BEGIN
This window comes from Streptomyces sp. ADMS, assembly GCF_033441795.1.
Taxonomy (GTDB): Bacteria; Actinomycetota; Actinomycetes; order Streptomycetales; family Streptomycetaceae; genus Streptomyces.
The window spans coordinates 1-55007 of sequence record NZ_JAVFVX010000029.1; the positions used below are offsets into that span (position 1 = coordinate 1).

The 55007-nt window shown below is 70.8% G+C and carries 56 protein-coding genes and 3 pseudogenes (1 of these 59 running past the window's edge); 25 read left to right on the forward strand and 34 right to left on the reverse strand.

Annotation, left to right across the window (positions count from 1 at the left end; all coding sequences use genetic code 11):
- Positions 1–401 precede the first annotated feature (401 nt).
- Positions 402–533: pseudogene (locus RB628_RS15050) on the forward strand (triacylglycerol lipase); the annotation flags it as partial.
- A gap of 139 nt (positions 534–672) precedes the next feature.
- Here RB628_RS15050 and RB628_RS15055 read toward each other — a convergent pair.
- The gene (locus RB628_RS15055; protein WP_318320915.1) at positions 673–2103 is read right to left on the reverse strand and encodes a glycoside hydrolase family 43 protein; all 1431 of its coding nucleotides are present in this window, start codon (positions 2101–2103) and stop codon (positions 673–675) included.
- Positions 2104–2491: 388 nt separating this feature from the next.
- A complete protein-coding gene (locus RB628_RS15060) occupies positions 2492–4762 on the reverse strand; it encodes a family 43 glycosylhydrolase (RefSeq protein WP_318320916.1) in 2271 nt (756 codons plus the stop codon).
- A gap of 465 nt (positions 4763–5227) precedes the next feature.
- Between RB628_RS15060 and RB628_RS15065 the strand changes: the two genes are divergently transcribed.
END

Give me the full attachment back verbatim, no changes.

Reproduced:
This window comes from Streptomyces sp. ADMS, assembly GCF_033441795.1.
Taxonomy (GTDB): Bacteria; Actinomycetota; Actinomycetes; order Streptomycetales; family Streptomycetaceae; genus Streptomyces.
The window spans coordinates 1-55007 of sequence record NZ_JAVFVX010000029.1; the positions used below are offsets into that span (position 1 = coordinate 1).

The 55007-nt window shown below is 70.8% G+C and carries 56 protein-coding genes and 3 pseudogenes (1 of these 59 running past the window's edge); 25 read left to right on the forward strand and 34 right to left on the reverse strand.

Annotation, left to right across the window (positions count from 1 at the left end; all coding sequences use genetic code 11):
- Positions 1–401 precede the first annotated feature (401 nt).
- Positions 402–533: pseudogene (locus RB628_RS15050) on the forward strand (triacylglycerol lipase); the annotation flags it as partial.
- A gap of 139 nt (positions 534–672) precedes the next feature.
- Here RB628_RS15050 and RB628_RS15055 read toward each other — a convergent pair.
- The gene (locus RB628_RS15055; protein WP_318320915.1) at positions 673–2103 is read right to left on the reverse strand and encodes a glycoside hydrolase family 43 protein; all 1431 of its coding nucleotides are present in this window, start codon (positions 2101–2103) and stop codon (positions 673–675) included.
- Positions 2104–2491: 388 nt separating this feature from the next.
- A complete protein-coding gene (locus RB628_RS15060) occupies positions 2492–4762 on the reverse strand; it encodes a family 43 glycosylhydrolase (RefSeq protein WP_318320916.1) in 2271 nt (756 codons plus the stop codon).
- A gap of 465 nt (positions 4763–5227) precedes the next feature.
- Between RB628_RS15060 and RB628_RS15065 the strand changes: the two genes are divergently transcribed.